Disseminated intravascular coagulation in acute lymphoblastic leukemia at presentation and in early phase of remission induction therapy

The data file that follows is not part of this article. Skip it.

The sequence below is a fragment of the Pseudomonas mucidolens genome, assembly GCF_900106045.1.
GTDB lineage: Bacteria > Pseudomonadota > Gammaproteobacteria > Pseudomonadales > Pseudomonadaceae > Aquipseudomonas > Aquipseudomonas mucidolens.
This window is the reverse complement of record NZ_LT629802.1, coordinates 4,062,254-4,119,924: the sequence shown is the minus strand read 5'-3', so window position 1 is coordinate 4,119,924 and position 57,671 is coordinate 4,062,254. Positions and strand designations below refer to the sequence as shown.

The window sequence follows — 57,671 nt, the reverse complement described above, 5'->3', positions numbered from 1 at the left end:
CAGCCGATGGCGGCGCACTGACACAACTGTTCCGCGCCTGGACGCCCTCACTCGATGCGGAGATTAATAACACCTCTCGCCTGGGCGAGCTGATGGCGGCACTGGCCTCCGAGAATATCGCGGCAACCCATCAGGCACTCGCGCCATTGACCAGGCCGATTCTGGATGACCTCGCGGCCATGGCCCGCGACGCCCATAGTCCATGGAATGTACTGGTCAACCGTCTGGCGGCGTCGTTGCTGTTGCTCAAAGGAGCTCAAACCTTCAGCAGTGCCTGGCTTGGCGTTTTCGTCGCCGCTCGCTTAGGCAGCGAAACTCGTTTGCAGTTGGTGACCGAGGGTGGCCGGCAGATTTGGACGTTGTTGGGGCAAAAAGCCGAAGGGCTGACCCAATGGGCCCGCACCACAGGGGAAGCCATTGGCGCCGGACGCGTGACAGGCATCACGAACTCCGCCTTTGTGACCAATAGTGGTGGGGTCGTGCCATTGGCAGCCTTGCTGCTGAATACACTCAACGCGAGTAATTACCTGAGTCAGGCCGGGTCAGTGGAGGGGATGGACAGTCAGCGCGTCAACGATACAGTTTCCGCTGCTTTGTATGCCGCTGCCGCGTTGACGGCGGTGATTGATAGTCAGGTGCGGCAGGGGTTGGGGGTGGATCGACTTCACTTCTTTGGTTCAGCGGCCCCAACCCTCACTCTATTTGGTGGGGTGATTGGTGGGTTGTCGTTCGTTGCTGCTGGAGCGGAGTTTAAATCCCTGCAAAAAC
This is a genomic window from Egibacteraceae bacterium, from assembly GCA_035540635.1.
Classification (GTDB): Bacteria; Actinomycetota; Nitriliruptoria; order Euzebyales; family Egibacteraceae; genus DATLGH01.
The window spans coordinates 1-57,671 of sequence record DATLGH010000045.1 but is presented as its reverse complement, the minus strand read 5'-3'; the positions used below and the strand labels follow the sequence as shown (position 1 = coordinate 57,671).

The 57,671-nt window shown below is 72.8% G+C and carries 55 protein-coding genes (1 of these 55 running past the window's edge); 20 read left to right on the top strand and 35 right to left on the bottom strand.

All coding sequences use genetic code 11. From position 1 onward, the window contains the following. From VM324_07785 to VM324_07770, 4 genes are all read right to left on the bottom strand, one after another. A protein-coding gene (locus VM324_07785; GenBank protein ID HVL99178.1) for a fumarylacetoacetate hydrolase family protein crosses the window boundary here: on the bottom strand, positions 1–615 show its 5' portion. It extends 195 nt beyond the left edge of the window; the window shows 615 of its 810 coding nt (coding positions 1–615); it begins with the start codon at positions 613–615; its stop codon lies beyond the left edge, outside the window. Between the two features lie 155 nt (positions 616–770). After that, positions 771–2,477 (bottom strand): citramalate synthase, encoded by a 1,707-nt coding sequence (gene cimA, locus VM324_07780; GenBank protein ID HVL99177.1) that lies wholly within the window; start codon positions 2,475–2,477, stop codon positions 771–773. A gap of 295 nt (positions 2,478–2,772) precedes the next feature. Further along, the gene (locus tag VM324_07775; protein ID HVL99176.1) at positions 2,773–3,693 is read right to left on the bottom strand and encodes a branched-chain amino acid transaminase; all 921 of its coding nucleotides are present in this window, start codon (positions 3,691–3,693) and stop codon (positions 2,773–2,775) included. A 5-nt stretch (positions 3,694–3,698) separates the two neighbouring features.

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A high frequency of disseminated intravascular coagulation (DIC) in adult acute lymphoblastic leukemia (ALL) has been reported; however, its clinical relevance and characteristics have not been fully determined. We studied 67 adults with newly diagnosed ALL between 1982 and 1996 to clarify these questions. DIC was diagnosed in ten of 64 patients (16%) who underwent coagulation study at presentation and in 14 of 40 patients (35%) screened for DIC within 7 days after starting remission induction therapy. Overall, 24 of 67 patients (36%) had DIC during this period. Hemorrhagic symptoms were generally mild, while two patients required red blood cell transfusions. Patients who developed DIC had higher white blood cell counts and more frequently a palpable spleen than those who did not. There was no difference in age, French-American-British subtype, karyotype, immunophenotype, lactate dehydrogenase level, percentage of blasts in bone marrow, or frequency of lymphadenopathy or hepatomegaly between patients who had DIC and those who did not. Fibrinolysis tended to be milder in DIC complicating ALL than in that complicating acute promyelocytic leukemia; however, there was no difference in other coagulation parameters between these two subtypes. An etiological link between CD34 expression in common ALL patients and DIC was suggested.
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